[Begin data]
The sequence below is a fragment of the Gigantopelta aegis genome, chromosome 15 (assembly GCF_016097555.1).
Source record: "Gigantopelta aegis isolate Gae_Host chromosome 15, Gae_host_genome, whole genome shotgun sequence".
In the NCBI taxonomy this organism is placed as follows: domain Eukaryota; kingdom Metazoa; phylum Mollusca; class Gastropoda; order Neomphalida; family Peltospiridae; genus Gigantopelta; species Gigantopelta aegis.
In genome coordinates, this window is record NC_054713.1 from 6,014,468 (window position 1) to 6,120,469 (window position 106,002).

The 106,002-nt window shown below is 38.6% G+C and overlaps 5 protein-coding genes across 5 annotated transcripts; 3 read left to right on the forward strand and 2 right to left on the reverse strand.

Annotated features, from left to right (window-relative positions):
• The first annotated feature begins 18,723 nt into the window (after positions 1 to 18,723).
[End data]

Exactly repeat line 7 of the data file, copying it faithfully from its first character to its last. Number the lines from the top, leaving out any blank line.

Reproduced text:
• The first annotated feature begins 18,723 nt into the window (after positions 1 to 18,723).